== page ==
Humankind: A Hopeful History
by Rutger Bregman, Little, Brown, 2020
Imagine a major fire breaking out, in pre-pandemic days, in a crowded shopping mall. How would the shoppers around you react? Would they rush in a panicked, disorderly crowd toward the stairs, elbows out, desperate to get to safety? Or would they look around and help others, putting their own lives at risk to ensure that everyone had a chance to escape?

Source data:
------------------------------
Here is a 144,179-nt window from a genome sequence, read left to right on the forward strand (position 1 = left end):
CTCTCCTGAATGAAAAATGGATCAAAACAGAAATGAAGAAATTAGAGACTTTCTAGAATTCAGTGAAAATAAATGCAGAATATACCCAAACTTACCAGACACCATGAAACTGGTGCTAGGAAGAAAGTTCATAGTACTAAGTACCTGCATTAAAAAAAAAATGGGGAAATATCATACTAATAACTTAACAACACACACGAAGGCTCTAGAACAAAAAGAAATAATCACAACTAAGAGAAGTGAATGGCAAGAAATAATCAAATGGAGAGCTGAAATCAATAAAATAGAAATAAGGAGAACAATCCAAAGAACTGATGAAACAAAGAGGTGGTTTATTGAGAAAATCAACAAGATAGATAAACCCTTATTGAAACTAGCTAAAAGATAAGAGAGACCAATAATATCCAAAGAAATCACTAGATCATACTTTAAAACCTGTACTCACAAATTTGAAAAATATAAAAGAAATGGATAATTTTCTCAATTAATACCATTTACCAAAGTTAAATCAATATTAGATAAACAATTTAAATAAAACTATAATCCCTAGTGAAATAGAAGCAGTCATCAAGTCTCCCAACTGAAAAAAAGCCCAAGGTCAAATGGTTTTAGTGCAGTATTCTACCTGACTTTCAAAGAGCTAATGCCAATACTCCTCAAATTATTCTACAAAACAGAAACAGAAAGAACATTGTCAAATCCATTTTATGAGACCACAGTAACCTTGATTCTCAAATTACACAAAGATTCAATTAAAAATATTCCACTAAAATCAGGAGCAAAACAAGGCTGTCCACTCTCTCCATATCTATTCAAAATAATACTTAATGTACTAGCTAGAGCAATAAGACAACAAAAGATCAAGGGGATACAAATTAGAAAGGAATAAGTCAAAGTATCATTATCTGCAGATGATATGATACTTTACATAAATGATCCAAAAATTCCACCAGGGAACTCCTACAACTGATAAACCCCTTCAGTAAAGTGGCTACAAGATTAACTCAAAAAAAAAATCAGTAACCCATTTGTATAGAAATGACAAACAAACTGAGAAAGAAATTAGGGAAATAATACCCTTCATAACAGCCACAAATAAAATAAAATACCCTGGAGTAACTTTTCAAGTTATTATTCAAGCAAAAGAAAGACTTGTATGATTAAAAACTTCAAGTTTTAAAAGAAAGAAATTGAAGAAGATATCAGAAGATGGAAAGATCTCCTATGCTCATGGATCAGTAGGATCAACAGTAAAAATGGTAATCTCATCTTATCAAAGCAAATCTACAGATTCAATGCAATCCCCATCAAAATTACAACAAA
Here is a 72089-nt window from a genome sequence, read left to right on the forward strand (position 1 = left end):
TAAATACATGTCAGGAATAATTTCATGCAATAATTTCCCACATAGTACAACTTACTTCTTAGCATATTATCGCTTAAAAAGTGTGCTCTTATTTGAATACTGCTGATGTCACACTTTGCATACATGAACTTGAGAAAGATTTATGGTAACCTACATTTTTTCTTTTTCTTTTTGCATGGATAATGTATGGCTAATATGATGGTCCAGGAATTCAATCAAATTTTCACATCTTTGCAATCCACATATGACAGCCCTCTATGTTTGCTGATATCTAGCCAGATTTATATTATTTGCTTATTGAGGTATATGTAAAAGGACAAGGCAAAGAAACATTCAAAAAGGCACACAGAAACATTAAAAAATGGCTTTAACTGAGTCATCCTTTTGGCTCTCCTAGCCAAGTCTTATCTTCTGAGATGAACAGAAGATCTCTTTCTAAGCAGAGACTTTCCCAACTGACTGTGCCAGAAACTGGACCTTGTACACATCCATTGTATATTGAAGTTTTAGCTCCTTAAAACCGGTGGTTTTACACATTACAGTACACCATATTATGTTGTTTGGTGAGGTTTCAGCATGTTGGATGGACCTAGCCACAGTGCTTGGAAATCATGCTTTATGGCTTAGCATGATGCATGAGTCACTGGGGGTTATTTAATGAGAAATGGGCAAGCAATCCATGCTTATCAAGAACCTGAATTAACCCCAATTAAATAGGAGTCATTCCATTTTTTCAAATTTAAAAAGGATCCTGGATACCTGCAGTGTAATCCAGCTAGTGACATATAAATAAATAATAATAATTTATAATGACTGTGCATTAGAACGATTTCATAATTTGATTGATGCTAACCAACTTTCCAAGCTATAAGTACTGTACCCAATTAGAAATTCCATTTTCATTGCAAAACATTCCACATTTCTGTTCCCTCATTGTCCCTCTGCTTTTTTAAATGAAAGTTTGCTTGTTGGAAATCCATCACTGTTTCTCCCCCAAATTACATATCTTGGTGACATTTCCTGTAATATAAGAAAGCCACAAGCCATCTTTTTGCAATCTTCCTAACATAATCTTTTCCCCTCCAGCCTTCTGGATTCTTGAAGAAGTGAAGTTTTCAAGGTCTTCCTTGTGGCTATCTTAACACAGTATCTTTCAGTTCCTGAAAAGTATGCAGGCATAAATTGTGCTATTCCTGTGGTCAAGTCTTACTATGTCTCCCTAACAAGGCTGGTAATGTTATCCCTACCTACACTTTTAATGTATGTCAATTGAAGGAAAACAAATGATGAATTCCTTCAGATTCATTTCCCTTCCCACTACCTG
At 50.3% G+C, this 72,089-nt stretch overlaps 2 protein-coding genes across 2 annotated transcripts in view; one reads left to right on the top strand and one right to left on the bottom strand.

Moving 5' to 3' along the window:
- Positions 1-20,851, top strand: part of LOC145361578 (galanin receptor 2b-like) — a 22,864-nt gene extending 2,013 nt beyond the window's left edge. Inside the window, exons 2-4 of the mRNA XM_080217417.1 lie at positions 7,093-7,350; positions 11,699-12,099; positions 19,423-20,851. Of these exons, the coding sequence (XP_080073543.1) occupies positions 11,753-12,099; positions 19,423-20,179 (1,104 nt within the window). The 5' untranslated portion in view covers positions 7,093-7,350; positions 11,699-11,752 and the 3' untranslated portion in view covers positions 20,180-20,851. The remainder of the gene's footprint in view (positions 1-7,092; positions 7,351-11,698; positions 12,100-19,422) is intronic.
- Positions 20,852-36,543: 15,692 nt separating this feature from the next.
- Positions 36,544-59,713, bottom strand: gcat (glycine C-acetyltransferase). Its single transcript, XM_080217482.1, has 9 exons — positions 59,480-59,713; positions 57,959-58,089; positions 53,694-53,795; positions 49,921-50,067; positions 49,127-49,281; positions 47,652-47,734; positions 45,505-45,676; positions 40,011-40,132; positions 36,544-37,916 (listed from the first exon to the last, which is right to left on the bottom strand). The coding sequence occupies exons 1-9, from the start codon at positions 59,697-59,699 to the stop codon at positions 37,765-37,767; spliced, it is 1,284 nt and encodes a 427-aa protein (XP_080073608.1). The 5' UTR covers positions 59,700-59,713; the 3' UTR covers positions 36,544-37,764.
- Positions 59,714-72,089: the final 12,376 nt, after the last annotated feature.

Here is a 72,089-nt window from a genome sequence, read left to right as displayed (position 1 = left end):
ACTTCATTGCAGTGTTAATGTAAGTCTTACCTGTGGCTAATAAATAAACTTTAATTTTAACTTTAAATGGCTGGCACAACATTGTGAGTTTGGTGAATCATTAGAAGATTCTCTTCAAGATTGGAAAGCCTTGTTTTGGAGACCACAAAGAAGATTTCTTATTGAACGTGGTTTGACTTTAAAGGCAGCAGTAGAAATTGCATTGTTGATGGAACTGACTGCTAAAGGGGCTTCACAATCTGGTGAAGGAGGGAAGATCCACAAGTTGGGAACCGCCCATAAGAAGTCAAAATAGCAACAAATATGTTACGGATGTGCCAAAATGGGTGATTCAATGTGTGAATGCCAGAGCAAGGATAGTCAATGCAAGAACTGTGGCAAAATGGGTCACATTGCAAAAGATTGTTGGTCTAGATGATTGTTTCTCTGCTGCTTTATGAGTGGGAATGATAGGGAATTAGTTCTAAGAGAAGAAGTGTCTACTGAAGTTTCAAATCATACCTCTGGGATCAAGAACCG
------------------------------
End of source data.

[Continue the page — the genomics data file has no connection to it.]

Most people would expect the panicked reaction. And they’d be wrong, according to Rutger Bregman, a Dutch historian and philosopher, whose first book, Utopia for Realists (2016), argued for a universal basic income, a shorter working week, and open borders. (He also received lots of attention for an appearance at Davos in 2019, when he spoke forcefully against tax avoidance.) In his new book, Humankind, he writes that it is “a persistent myth that by their